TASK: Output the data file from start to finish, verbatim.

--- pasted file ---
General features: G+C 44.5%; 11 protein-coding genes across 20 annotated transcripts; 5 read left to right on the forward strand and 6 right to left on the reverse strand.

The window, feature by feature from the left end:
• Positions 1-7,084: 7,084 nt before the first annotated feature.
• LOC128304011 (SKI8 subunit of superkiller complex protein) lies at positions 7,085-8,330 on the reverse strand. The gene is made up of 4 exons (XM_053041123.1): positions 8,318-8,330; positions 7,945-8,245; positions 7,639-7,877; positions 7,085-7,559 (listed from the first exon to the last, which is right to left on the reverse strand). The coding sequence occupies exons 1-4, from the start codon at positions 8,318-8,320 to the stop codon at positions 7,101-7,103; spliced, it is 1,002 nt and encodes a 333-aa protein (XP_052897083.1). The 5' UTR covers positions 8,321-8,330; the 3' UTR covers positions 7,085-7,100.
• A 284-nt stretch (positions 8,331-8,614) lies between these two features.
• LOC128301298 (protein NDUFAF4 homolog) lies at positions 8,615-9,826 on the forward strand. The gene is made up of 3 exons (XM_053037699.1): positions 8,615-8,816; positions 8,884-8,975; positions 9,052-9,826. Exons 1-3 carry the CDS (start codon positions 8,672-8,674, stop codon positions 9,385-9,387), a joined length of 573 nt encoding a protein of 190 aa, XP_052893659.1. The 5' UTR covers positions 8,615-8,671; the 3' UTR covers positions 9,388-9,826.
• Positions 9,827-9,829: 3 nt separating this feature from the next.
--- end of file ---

General features: G+C 44.5%; 11 protein-coding genes across 20 annotated transcripts; 5 read left to right on the forward strand and 6 right to left on the reverse strand.

The window, feature by feature from the left end:
• Positions 1-7,084: 7,084 nt before the first annotated feature.
• LOC128304011 (SKI8 subunit of superkiller complex protein) lies at positions 7,085-8,330 on the reverse strand. The gene is made up of 4 exons (XM_053041123.1): positions 8,318-8,330; positions 7,945-8,245; positions 7,639-7,877; positions 7,085-7,559 (listed from the first exon to the last, which is right to left on the reverse strand). The coding sequence occupies exons 1-4, from the start codon at positions 8,318-8,320 to the stop codon at positions 7,101-7,103; spliced, it is 1,002 nt and encodes a 333-aa protein (XP_052897083.1). The 5' UTR covers positions 8,321-8,330; the 3' UTR covers positions 7,085-7,100.
• A 284-nt stretch (positions 8,331-8,614) lies between these two features.
• LOC128301298 (protein NDUFAF4 homolog) lies at positions 8,615-9,826 on the forward strand. The gene is made up of 3 exons (XM_053037699.1): positions 8,615-8,816; positions 8,884-8,975; positions 9,052-9,826. Exons 1-3 carry the CDS (start codon positions 8,672-8,674, stop codon positions 9,385-9,387), a joined length of 573 nt encoding a protein of 190 aa, XP_052893659.1. The 5' UTR covers positions 8,615-8,671; the 3' UTR covers positions 9,388-9,826.
• Positions 9,827-9,829: 3 nt separating this feature from the next.